Former Test batsman and Mumbai coach, who is among the few cricketers contesting MCA elections, wants cricket to be the focus in corridors of power
Pravin Amre has the same kind of jitters as he experienced before his 1992 Test debut against South Africa in Durban. If he garners enough votes in the June 17 elections, Amre (46) will be part of the Mumbai Cricket Association managing committee.
Pravin Amre wants to get that Mumbai lion roaring again
After a couple of years of contemplation, the former Mumbai coach finally threw his hat in the ring and is contesting from the Cricket First panel.
"I've got an offer to coach the Uttar Pradesh team and they are ready to pay me three times more than what Mumbai paid me in the last season, but I won't accept that offer. I always played for one club – Shivaji Park Gymkhana and also represent them (Amre is the current president of SPG).
"I coached only the Mumbai team for around six years. I was at home for three years, but did not accept coaching offers from other states. Now, I am ready to serve Mumbai's cricket administration, and I will concentrate on personal coaching," Amre told mid-day yesterday in the middle of a busy campaigning day.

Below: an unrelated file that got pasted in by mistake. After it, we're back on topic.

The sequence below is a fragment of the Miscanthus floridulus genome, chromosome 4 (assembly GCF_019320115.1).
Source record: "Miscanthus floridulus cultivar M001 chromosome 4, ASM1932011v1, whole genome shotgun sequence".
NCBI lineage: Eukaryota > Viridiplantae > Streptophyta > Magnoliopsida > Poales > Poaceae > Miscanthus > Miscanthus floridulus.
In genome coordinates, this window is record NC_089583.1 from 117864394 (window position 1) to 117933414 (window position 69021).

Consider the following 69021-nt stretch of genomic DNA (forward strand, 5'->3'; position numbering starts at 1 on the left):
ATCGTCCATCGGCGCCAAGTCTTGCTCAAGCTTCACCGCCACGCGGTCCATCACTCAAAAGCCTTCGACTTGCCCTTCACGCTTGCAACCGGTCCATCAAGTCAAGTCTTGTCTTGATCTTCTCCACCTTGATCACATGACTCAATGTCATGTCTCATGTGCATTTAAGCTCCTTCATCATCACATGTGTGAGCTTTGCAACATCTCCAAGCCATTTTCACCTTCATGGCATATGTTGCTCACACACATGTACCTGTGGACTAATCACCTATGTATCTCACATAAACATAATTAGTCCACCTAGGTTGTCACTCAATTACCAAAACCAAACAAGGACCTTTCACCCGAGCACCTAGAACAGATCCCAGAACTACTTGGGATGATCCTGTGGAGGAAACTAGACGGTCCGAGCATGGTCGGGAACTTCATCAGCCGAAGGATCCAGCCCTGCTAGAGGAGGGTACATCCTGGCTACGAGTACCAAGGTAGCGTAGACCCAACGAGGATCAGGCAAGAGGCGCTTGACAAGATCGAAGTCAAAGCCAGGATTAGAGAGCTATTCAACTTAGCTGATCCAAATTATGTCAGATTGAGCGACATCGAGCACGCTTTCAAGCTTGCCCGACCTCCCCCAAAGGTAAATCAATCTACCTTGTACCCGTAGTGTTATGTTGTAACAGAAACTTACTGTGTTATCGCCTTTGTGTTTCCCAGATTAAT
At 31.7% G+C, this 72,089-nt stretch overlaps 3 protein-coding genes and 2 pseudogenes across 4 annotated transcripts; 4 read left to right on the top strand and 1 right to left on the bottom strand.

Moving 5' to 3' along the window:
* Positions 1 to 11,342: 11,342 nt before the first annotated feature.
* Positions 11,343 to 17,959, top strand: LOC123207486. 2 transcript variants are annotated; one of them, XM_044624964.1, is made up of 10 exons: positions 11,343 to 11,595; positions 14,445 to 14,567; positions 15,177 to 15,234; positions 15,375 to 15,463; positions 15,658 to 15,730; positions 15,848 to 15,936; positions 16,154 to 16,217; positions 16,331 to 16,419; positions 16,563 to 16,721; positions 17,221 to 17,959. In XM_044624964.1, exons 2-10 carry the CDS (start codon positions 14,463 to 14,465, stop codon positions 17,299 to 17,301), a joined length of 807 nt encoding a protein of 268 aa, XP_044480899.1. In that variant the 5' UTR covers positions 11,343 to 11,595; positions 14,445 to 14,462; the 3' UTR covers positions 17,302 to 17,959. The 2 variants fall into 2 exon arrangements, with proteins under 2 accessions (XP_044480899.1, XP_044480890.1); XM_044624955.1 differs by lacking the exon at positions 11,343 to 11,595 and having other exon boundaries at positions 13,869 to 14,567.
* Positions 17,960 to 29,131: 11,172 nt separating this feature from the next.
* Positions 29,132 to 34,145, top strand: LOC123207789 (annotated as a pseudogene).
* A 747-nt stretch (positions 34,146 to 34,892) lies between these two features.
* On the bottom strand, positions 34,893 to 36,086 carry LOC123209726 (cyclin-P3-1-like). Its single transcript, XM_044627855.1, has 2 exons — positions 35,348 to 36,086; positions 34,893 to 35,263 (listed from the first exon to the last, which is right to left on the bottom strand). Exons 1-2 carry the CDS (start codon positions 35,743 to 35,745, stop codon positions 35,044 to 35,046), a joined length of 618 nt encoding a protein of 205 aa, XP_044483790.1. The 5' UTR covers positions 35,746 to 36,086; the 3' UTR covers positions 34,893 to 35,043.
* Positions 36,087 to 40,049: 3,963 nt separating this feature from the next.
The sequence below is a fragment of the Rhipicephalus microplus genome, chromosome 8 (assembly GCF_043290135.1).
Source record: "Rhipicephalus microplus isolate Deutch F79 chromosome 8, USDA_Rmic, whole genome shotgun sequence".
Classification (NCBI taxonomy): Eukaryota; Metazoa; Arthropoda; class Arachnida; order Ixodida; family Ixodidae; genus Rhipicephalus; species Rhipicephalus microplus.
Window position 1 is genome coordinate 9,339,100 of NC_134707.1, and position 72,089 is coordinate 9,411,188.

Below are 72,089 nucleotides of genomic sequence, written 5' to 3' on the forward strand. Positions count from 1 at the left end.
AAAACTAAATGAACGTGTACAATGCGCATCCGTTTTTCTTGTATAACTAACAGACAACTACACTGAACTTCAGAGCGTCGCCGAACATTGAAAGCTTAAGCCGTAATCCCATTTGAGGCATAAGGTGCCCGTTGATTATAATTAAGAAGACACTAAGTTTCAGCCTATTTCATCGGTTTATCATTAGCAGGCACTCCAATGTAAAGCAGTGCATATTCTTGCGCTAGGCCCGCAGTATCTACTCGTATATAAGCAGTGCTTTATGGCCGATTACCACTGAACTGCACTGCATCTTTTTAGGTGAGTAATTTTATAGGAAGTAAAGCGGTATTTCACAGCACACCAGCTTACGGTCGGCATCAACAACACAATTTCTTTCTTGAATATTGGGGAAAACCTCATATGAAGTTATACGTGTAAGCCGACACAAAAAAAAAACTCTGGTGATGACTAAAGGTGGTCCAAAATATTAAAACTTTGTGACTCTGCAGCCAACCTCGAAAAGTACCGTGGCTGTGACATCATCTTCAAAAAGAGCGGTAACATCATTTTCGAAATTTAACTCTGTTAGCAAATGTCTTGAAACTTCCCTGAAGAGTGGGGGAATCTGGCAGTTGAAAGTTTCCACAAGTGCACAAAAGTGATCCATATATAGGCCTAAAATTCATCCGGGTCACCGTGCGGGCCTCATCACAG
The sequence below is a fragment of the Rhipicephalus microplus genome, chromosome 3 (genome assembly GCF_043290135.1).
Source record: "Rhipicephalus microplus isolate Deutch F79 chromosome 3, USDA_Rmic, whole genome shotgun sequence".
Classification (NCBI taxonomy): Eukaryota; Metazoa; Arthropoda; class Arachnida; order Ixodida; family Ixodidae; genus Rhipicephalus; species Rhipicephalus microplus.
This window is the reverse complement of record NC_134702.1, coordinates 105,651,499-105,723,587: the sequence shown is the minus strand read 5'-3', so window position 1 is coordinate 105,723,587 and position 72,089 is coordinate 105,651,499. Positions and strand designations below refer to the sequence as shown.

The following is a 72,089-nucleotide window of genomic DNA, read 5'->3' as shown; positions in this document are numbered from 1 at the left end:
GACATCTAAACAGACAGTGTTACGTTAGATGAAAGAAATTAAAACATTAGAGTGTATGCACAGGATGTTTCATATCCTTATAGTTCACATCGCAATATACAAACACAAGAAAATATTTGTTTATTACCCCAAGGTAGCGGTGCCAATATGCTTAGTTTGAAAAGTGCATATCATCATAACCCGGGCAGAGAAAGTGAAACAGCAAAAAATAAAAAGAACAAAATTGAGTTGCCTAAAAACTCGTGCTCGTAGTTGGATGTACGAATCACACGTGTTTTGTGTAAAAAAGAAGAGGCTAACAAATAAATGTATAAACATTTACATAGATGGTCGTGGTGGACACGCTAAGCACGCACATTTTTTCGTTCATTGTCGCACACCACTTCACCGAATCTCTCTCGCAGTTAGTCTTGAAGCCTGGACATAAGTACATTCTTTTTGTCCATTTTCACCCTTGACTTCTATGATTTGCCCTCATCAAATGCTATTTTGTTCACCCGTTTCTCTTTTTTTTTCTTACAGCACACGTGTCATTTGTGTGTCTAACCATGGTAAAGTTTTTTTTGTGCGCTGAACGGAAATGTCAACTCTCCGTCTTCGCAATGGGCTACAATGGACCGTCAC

Amre is entering into cricket administration with a clear purpose: "My sole intention is Mumbai cricket's development. Today, Mumbai needs quality cricket and not quantity.
For example, instead of having so many centres for MCA summer camps, it is important that we streamline them and have 10 centres." He continued: "The overage issue is a big concern in junior and school cricket. Many a time, the administrators don't act upon it because of the vote bank."
Amre explained why cricketers refrain from entering administration. "I had to fight for 20 years to get a voting right from Air India despite serving them for all these years. Getting a voting right for cricketers is not easy. Buying a club is not feasible because it costs crores of rupees.
"My suggestion is why not have an honorary voting right for cricketers with repute. The reason for Karnataka State Cricket Association's success is that they have given cricketers voting rights to choose the right candidates. Mumbai has so many stalwarts who are hesitant to come into administration," he said.
Like many other former cricketers, Amre too believes in going back to the old tournament structure. "There is no chance of a comeback for a cricketer if he fails to perform in Ranji Trophy.
In the earlier structure, one could make a comeback with Talim Shield, Purshottam Shield etc. Playing during monsoons helped your mind get trained to play tough cricket. I scored a century in Durban on debut because of Kanga League exposure," he concluded.